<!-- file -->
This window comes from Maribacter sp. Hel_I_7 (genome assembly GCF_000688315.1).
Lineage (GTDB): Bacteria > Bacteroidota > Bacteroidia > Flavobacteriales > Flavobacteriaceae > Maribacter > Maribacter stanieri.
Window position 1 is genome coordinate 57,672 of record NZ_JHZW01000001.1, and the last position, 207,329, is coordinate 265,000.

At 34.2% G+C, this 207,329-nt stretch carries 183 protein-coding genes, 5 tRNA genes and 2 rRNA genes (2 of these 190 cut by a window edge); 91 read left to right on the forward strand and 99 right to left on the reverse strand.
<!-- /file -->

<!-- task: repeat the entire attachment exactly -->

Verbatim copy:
This window comes from Maribacter sp. Hel_I_7 (genome assembly GCF_000688315.1).
Lineage (GTDB): Bacteria > Bacteroidota > Bacteroidia > Flavobacteriales > Flavobacteriaceae > Maribacter > Maribacter stanieri.
Window position 1 is genome coordinate 57,672 of record NZ_JHZW01000001.1, and the last position, 207,329, is coordinate 265,000.

At 34.2% G+C, this 207,329-nt stretch carries 183 protein-coding genes, 5 tRNA genes and 2 rRNA genes (2 of these 190 cut by a window edge); 91 read left to right on the forward strand and 99 right to left on the reverse strand.